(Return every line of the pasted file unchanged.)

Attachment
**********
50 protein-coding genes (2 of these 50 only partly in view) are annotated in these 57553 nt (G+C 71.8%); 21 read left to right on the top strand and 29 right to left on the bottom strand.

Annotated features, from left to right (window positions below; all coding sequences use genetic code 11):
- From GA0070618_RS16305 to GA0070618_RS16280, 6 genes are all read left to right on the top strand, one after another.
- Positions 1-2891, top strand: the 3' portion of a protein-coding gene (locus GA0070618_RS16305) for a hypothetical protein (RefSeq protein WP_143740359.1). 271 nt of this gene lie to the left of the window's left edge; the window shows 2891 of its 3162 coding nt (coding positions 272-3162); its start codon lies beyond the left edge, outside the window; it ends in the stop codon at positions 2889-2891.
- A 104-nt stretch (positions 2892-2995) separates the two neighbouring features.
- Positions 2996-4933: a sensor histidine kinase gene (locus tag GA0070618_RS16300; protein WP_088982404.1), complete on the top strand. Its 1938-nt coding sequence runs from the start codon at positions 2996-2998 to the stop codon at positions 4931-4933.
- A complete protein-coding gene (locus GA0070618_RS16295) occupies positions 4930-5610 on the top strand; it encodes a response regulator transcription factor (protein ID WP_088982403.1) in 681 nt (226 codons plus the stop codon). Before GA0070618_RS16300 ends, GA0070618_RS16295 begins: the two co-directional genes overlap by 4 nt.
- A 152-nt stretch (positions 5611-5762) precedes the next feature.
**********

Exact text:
50 protein-coding genes (2 of these 50 only partly in view) are annotated in these 57553 nt (G+C 71.8%); 21 read left to right on the top strand and 29 right to left on the bottom strand.

Annotated features, from left to right (window positions below; all coding sequences use genetic code 11):
- From GA0070618_RS16305 to GA0070618_RS16280, 6 genes are all read left to right on the top strand, one after another.
- Positions 1-2891, top strand: the 3' portion of a protein-coding gene (locus GA0070618_RS16305) for a hypothetical protein (RefSeq protein WP_143740359.1). 271 nt of this gene lie to the left of the window's left edge; the window shows 2891 of its 3162 coding nt (coding positions 272-3162); its start codon lies beyond the left edge, outside the window; it ends in the stop codon at positions 2889-2891.
- A 104-nt stretch (positions 2892-2995) separates the two neighbouring features.
- Positions 2996-4933: a sensor histidine kinase gene (locus tag GA0070618_RS16300; protein WP_088982404.1), complete on the top strand. Its 1938-nt coding sequence runs from the start codon at positions 2996-2998 to the stop codon at positions 4931-4933.
- A complete protein-coding gene (locus GA0070618_RS16295) occupies positions 4930-5610 on the top strand; it encodes a response regulator transcription factor (protein ID WP_088982403.1) in 681 nt (226 codons plus the stop codon). Before GA0070618_RS16300 ends, GA0070618_RS16295 begins: the two co-directional genes overlap by 4 nt.
- A 152-nt stretch (positions 5611-5762) precedes the next feature.